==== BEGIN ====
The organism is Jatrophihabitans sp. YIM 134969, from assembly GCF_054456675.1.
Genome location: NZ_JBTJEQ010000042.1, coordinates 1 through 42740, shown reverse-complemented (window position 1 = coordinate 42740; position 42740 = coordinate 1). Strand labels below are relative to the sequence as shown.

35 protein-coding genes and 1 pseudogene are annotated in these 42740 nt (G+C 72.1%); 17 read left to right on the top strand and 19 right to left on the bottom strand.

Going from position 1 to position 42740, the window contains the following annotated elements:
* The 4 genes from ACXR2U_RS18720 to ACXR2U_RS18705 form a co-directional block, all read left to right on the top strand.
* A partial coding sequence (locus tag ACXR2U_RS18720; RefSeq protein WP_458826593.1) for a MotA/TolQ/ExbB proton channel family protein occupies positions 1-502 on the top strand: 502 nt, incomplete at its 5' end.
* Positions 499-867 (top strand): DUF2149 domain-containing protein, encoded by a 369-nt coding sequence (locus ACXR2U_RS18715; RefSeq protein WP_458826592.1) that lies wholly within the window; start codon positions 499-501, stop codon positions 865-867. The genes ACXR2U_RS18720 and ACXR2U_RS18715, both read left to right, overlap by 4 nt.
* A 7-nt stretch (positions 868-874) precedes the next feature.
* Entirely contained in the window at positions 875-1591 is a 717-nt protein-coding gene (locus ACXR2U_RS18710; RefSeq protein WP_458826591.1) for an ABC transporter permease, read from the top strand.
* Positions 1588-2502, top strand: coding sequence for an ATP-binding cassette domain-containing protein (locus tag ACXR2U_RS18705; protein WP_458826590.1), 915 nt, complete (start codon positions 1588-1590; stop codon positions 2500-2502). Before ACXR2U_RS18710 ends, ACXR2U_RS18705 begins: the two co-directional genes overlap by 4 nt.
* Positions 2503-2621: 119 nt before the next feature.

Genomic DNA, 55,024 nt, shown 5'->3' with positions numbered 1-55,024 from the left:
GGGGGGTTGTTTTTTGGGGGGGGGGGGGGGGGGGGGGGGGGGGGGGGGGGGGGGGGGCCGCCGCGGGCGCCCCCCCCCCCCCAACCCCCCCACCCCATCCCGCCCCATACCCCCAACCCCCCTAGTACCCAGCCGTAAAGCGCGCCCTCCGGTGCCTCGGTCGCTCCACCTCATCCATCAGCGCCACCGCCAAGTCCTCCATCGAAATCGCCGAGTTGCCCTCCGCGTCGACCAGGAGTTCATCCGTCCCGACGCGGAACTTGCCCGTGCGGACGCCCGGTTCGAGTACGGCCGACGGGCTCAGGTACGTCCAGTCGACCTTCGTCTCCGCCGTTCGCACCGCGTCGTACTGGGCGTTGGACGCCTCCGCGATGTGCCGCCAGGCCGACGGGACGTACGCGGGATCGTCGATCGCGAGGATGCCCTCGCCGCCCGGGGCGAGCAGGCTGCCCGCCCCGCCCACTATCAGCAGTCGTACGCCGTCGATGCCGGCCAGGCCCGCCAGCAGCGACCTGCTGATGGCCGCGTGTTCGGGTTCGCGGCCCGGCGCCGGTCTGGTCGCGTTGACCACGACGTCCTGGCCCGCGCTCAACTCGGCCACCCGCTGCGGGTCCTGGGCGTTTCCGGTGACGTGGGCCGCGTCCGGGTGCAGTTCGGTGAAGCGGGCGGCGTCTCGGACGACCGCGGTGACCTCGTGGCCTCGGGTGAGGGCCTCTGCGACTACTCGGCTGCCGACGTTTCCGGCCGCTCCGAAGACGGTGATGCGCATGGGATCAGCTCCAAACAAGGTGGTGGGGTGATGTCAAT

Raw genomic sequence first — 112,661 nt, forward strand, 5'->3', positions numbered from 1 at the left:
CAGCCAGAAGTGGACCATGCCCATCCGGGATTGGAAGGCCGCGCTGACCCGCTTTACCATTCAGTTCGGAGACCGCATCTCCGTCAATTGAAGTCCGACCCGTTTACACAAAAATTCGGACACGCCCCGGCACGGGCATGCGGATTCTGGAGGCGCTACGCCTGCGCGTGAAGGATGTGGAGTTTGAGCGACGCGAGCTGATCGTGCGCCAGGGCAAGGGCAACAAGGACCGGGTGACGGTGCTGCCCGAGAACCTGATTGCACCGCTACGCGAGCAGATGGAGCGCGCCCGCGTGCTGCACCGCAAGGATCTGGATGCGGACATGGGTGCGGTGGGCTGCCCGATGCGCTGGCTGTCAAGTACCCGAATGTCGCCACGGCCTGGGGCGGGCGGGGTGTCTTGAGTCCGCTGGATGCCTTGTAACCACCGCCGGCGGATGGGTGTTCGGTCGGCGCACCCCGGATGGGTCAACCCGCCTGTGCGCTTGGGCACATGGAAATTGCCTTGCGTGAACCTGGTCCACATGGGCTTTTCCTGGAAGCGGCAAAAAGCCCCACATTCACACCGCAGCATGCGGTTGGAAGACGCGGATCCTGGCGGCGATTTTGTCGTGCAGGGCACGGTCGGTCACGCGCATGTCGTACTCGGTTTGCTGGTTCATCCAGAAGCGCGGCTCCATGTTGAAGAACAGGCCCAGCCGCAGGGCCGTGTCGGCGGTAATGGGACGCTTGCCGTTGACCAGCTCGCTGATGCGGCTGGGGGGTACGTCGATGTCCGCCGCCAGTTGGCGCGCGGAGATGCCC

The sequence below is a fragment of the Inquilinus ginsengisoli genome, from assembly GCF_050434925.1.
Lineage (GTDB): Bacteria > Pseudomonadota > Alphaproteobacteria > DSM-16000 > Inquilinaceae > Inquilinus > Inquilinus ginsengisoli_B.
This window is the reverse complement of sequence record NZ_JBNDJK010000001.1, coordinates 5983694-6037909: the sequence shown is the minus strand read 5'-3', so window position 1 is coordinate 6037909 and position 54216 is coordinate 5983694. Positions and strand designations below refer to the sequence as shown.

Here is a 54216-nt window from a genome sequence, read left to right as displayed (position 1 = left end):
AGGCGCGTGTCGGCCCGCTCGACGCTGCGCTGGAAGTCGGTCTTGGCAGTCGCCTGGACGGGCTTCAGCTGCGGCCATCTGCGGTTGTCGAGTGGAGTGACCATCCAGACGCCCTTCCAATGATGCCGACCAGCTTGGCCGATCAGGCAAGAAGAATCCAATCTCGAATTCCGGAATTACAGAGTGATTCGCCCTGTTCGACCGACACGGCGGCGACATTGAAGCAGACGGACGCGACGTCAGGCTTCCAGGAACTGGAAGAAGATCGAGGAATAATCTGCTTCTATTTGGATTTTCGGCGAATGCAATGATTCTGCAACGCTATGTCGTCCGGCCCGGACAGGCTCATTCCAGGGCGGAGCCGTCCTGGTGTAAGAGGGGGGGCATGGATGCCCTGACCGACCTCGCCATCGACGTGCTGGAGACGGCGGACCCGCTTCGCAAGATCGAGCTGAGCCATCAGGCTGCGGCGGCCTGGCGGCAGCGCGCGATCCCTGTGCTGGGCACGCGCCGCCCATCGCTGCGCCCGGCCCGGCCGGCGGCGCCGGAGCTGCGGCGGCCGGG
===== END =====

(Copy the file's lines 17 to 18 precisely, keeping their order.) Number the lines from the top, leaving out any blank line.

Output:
Lineage (GTDB): Bacteria > Pseudomonadota > Alphaproteobacteria > DSM-16000 > Inquilinaceae > Inquilinus > Inquilinus ginsengisoli_B.
This window is the reverse complement of sequence record NZ_JBNDJK010000001.1, coordinates 5983694-6037909: the sequence shown is the minus strand read 5'-3', so window position 1 is coordinate 6037909 and position 54216 is coordinate 5983694. Positions and strand designations below refer to the sequence as shown.